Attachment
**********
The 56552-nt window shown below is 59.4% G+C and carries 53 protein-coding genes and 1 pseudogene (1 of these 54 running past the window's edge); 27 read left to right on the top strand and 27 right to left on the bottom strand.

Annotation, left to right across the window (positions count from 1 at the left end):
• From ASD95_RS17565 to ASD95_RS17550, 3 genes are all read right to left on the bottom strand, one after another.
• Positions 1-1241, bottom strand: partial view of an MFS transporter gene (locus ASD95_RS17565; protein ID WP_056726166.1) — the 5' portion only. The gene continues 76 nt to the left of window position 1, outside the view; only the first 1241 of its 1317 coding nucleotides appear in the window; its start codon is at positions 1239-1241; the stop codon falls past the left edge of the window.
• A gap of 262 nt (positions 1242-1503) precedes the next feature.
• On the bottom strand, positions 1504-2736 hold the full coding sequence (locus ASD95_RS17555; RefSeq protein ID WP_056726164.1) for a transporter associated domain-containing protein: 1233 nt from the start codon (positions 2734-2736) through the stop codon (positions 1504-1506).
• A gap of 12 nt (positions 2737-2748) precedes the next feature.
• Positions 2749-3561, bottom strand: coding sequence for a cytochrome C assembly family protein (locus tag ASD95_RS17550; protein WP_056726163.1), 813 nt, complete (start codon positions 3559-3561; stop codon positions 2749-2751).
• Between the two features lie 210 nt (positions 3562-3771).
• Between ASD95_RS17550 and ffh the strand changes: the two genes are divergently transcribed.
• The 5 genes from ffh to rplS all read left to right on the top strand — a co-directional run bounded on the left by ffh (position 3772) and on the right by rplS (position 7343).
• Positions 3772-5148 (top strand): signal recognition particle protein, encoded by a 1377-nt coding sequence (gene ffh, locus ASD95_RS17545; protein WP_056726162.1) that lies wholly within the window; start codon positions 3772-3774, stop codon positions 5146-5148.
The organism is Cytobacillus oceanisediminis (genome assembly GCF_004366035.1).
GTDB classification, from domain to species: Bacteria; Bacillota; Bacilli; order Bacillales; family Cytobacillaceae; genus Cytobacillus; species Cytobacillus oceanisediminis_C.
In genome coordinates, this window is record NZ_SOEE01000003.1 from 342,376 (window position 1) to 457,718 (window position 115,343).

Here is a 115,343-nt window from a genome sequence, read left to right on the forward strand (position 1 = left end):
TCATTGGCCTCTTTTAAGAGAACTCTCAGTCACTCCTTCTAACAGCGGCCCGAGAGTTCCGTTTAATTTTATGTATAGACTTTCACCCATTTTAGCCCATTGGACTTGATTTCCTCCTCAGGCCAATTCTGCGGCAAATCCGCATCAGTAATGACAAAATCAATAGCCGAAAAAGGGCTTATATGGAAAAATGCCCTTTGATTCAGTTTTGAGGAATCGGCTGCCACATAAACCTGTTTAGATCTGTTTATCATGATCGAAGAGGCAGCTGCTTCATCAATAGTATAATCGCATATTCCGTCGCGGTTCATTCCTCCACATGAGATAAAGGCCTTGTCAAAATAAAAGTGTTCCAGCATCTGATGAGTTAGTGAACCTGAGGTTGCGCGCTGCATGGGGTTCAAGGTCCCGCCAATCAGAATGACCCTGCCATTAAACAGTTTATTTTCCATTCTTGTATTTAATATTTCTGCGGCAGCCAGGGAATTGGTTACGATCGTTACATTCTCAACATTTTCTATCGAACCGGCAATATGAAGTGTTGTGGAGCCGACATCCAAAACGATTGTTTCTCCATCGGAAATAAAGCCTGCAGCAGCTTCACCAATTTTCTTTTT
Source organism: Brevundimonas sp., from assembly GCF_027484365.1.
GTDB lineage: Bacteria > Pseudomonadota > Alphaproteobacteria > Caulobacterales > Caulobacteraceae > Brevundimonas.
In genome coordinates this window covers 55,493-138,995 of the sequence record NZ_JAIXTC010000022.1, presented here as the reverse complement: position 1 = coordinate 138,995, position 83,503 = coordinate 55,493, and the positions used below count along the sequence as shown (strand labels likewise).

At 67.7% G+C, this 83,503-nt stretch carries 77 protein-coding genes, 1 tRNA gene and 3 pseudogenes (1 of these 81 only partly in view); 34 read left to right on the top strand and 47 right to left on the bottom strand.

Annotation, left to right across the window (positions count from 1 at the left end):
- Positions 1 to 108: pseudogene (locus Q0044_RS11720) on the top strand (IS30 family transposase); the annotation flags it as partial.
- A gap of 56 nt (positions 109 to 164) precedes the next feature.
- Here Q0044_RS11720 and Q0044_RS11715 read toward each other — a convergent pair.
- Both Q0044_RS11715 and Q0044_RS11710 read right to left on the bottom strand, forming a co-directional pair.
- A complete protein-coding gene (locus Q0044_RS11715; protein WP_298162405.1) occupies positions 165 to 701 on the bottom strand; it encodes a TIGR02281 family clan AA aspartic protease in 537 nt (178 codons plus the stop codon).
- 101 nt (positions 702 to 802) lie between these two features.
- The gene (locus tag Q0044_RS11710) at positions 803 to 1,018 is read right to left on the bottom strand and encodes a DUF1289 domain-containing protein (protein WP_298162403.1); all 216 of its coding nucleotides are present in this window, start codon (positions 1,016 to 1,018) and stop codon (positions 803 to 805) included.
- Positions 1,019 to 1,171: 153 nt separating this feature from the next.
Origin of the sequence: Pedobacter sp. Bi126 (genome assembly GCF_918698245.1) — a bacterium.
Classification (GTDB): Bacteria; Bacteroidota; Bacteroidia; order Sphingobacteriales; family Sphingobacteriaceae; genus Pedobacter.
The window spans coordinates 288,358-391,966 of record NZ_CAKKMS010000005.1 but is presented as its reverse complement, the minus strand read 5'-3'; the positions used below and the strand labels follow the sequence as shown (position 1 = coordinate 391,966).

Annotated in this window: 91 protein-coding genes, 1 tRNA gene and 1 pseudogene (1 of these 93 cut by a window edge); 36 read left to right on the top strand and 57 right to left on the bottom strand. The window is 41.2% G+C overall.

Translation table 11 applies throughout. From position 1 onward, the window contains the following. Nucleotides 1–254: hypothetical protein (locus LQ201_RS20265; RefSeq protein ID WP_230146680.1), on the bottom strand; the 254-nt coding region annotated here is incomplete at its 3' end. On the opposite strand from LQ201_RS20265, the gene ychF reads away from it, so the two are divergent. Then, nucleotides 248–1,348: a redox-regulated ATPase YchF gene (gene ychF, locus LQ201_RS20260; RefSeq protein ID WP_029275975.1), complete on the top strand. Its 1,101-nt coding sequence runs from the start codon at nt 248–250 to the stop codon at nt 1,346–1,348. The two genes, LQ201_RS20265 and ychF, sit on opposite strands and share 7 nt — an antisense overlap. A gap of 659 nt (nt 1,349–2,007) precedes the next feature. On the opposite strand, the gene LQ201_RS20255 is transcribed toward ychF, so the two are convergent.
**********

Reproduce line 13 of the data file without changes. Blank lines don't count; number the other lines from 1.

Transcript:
The organism is Cytobacillus oceanisediminis (genome assembly GCF_004366035.1).